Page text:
One day a Medical Officer thought that it might be a good idea to look at the haemoglobin of a pallid, sleepy mother who was not doing at all well. So I set out with the necessary equipment on the first call to the wards in the history of the new laboratory.  Half-way across the,grounds I noted a figure standing in the doorway of the Pavilion with an intense interest in my movements and as I came near I called, "I'm coming to see Mrs. ---."
"Why?" she said, standing in the doorway.
"For some blood," I said, "Nothing more."
"NO YOU WON'T," she said, "We've done without you people in the past, and I won't have you in here now!"
And she slammed the door in my face.
The name of that loyal servant of the rule-of-thumb days is perpetuated in the name of a ward.

But they were beginning to come -- the specimens to the laboratory, the patients to the clinic and the poor, poverty-stricken children to the welfare centres. Those pallid, starch-filled children were a very far cry from what healthy, robust children  should be. But things were looking up, and mothers were attending their clinics and children arriving at the welfare sessions with commendable regularity. Immunisation clinics  were almost always full and the dental clinics were even running coaches to the seaside for the day as a kind of reward for total attendance. I was beginning to feel a kind of pride that was new, a pride in working for a worthwhile cause with a dedicated,  worthwhile team. We formed a kind of affinity with each other; we shared our problems and we shared our solutions.

Then came the autumn of 1938. War fever. Munich. The phoney peace. The shattering of our dreams.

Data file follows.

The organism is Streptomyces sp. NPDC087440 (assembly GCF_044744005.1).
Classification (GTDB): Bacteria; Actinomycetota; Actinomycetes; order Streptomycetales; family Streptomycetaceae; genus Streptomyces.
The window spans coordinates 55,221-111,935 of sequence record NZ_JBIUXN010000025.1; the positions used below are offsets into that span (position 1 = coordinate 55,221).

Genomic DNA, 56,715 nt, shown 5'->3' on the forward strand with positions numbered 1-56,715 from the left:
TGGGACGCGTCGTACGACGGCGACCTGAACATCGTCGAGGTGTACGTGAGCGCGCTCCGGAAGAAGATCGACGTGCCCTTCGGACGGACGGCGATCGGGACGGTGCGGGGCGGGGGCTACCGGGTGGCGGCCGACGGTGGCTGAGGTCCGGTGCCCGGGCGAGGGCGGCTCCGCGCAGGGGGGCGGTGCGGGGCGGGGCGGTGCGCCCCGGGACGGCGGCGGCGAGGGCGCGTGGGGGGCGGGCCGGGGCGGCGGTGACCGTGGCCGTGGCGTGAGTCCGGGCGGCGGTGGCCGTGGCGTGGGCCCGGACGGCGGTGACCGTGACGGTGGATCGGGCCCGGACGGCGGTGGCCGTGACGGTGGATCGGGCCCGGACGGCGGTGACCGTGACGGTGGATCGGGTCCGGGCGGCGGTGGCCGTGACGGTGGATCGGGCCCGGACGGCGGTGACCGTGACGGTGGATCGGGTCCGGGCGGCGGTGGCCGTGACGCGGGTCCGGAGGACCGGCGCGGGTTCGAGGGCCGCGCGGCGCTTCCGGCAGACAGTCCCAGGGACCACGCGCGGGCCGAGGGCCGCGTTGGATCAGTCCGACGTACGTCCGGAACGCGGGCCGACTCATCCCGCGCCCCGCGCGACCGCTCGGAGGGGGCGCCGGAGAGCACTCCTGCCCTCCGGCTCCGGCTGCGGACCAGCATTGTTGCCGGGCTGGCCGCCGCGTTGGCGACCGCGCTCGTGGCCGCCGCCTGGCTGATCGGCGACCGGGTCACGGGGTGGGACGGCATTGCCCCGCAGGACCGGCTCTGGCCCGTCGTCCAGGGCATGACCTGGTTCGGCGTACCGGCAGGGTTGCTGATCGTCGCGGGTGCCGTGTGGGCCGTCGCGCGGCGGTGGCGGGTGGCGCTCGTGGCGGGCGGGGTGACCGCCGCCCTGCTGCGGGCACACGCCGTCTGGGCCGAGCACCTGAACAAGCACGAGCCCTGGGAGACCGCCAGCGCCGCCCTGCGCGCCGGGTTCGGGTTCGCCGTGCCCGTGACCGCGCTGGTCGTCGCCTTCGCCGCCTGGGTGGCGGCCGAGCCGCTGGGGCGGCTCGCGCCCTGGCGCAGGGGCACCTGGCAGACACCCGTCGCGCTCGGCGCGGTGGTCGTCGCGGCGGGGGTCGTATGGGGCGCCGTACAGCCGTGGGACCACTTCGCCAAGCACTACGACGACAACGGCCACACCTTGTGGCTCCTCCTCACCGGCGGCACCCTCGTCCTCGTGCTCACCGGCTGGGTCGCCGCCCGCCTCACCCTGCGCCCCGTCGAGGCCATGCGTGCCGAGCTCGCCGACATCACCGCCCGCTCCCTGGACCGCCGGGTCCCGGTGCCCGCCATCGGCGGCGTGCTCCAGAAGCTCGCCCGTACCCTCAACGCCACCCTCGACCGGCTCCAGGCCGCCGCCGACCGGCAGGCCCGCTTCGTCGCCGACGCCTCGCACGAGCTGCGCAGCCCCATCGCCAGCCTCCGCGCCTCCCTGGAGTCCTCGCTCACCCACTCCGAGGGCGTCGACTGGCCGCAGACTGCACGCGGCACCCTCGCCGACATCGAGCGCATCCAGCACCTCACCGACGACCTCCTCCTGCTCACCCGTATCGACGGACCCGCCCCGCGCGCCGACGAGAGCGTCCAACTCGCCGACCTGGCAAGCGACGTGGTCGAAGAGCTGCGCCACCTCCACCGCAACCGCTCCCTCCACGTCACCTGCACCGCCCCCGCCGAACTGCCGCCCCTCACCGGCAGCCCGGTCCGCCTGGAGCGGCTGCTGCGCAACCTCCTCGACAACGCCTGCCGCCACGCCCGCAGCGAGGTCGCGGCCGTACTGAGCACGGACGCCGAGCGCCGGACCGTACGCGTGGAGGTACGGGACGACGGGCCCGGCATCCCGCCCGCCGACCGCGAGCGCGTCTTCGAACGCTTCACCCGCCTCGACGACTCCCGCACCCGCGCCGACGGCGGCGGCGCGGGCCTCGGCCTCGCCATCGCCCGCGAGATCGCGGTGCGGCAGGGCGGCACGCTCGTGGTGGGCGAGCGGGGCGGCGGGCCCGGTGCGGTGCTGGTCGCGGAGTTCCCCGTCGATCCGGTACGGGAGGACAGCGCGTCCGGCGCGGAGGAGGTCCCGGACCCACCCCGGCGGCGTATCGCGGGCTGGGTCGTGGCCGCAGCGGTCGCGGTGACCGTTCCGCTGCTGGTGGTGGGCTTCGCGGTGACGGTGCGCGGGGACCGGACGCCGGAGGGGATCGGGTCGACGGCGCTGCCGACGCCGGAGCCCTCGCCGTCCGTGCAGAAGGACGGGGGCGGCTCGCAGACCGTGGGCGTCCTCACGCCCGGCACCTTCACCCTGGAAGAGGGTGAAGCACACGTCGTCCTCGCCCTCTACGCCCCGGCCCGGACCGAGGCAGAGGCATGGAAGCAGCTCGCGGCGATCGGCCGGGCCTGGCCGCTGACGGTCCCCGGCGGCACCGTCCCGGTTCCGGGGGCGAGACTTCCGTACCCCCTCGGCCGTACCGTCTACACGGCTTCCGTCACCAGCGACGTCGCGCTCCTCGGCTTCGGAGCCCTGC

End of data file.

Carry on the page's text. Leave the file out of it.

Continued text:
HIGH NOON.

Parts of our clinics were boarded-up to give more cubicles, and Gas Drills and Air Raid Precautions notices filled our noticeboards. The Upney Maternity Pavilion was to be evacuated to Radlett in the charge of Sister Riseley, and the two hospitals combined to form Barking Emergency Medical Services Hospital, a hospital of first reception, to sort out air raid casualties and send them to hospitals in an area of greater safety.

Then we had EXERCISES, in which experienced drivers attempted to move ambulances whilst wearing gas capes, gas gloves, gas masks and gumboots, with no driving lights, and taped-up windows, and it was absolutely impossible. It was also very dangerous for  any pedestrians who happened to be lying about.

So we had MORE EXERCISES, in which we pretended to be patients. I chose to pretend that I was knocked unconscious and blown up a tree. I nearly froze to death whilst awaiting rescue, only to find myself later abandoned in Casualty with a large label tied  round my neck. Written on the label was:- "Found drunk hiding up a tree". I gave up acting after that.

All that the A.R.P. exercises proved to any of us was that they wouldn't work, and in our working teabreaks we were all filled with gloom that the dreams of a ~ood public health service were gone forever.

That last year of peace, for what it was worth, dragged on through a sultry summer and many subtle changes were taking place all around us. There seemed to be a lot of secret meetings taking place behind closed doors. Those who emerged were grim and silent,  far too busy and far too important to stop and explain away our fears. From various Town Halls emerged strange faces with one thing in common -- they were all officers. Billets Officers. Evacuation Officers. Transport Officers. Supplies Officers. Everyone of them with a large lapel badge and a clipboard thick with foolscap papers. We began to get a bit worried. They were drinking our tea, and there were more strangers than natives at teabreaks. It was  the final invasion that shook us most. Twelve magnificent ladies with strange headgear descended upon us and announced that they were the Sisters from the London, and that they would be in charge. With them they brought twelve ernest but undisciplined  young men -- the Medical Students -- who were to be fitted into our teams.